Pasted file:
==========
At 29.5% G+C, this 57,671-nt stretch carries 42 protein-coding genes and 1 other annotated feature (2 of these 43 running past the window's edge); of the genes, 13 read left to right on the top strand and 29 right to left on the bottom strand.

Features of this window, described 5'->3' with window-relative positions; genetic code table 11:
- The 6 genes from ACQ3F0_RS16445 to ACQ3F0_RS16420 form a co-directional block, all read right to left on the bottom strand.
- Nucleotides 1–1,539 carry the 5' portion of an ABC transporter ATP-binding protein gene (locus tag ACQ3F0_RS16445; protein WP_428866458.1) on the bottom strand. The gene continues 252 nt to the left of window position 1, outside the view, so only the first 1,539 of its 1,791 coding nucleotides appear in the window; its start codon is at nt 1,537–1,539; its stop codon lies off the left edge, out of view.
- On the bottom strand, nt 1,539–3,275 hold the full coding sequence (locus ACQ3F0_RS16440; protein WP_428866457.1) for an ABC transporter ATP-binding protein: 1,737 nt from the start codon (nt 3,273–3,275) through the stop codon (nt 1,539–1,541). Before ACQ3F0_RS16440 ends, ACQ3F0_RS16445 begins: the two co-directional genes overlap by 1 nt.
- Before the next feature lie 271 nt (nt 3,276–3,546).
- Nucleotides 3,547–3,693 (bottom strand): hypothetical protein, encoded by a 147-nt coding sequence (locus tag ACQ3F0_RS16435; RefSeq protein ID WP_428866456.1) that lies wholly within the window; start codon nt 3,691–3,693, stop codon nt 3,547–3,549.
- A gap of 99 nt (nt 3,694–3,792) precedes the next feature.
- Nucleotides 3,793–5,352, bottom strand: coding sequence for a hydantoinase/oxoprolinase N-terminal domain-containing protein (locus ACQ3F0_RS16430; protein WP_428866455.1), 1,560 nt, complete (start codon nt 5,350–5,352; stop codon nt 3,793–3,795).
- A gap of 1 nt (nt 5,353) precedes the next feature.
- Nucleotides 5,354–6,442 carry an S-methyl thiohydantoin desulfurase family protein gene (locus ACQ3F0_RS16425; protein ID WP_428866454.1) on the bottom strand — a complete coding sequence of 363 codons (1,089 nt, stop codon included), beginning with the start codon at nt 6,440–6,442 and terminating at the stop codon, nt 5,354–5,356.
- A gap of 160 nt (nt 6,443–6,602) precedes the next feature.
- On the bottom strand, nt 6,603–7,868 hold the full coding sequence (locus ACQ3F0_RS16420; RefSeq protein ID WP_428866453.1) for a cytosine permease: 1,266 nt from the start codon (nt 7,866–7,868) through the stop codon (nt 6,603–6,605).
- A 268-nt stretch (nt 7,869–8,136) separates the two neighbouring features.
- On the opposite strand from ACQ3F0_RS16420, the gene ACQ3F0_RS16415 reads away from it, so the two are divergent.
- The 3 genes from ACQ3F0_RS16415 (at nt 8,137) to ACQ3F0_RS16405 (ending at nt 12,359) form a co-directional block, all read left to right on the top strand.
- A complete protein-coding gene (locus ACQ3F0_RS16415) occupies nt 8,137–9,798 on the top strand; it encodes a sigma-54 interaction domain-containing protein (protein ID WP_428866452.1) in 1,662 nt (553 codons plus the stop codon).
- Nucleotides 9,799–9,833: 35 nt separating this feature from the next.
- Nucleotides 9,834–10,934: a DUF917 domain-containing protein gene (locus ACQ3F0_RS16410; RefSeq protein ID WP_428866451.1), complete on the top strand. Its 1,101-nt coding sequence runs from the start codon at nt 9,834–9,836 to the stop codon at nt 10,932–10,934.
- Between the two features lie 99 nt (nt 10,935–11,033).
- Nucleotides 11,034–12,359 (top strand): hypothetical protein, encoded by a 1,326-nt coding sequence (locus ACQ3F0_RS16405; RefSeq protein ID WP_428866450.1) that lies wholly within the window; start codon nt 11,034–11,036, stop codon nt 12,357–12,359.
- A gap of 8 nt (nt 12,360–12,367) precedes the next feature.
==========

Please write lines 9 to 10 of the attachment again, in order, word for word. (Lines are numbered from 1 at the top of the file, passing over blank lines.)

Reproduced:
- Nucleotides 3,793–5,352, bottom strand: coding sequence for a hydantoinase/oxoprolinase N-terminal domain-containing protein (locus ACQ3F0_RS16430; protein WP_428866455.1), 1,560 nt, complete (start codon nt 5,350–5,352; stop codon nt 3,793–3,795).
- A gap of 1 nt (nt 5,353) precedes the next feature.